Iraq’s Federal Supreme Court [official website, in Arabic] on Monday temporarily suspended [press release, in Arabic] the Kurdistan Regional Government’s (KRG) [official website] independence referendum vote [NPR report] that was set to take place September 25.
The move follows [JURIST report] the Council of Iraq’s [official website] vote on Tuesday that denied [official summary, Arabic] the referendum petition of Kurdistan to permit its independence. The council voted to keep Kurdistan in its region despite ongoing tensions [JURIST op-ed] in order to maintain the region’s stability.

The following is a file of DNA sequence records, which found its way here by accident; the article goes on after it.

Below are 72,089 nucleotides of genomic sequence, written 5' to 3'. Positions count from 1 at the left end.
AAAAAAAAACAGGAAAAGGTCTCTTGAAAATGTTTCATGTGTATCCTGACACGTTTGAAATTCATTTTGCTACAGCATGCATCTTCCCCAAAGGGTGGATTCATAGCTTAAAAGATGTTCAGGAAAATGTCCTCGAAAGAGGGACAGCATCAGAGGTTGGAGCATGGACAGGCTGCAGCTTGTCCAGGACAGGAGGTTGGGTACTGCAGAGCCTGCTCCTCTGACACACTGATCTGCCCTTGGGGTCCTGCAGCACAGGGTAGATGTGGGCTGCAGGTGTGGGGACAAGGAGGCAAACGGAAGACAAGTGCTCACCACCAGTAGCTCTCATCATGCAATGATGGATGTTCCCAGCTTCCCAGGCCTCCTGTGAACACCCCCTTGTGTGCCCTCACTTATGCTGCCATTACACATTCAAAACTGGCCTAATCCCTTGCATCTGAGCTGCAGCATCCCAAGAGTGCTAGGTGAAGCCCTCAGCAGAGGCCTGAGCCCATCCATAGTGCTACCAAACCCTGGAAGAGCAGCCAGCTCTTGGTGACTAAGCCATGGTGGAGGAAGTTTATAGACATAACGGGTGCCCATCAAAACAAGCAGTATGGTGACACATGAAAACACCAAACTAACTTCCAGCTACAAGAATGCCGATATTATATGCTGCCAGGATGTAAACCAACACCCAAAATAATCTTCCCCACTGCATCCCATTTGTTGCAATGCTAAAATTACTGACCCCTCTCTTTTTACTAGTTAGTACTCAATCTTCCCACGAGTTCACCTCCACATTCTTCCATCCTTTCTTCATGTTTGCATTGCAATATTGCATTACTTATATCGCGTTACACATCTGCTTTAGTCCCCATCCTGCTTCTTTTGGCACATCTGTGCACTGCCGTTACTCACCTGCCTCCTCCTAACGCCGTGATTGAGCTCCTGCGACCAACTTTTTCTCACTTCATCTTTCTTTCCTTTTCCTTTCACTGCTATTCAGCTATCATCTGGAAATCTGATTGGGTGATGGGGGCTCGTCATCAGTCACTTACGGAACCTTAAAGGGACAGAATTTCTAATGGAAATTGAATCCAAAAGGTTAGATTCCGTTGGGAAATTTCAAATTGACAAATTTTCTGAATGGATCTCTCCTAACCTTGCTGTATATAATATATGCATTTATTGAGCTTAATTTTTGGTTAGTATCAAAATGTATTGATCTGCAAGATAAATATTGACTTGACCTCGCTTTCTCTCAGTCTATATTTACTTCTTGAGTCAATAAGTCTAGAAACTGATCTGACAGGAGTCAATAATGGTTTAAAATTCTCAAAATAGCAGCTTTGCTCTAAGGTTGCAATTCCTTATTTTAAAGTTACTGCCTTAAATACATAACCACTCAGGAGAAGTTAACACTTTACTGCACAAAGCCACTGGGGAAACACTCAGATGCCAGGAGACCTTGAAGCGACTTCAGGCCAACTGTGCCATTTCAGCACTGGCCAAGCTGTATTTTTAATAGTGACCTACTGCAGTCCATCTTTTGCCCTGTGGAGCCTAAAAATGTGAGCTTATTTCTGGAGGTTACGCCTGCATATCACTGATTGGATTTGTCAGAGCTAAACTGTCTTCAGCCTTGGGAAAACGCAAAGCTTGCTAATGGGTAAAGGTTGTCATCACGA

Despite the order, it is unclear whether the local government will pursue the referendum.
In an interview with the Associated Press [AP report], Iraqi Prime Minister Haider al-Abadi [BBC backgrounder] stated [transcript]:
[O]ur position is that it is unconstitutional, it is illegal, there is nothing that will be taken seriously out of it. … And especially when it’s done with a vision that there is a problem within the region itself, the Kurdish region. The parliament hasn’t been held for 22 months, so there is a constitutional, legal crisis inside the KRG and this is a very, very bad move for the Kurdish population, the Iraqi Kurdish population.
The Prime Minister also announced that the government is prepared to intervene militarily if the Kurdish region’s referendum results in violence.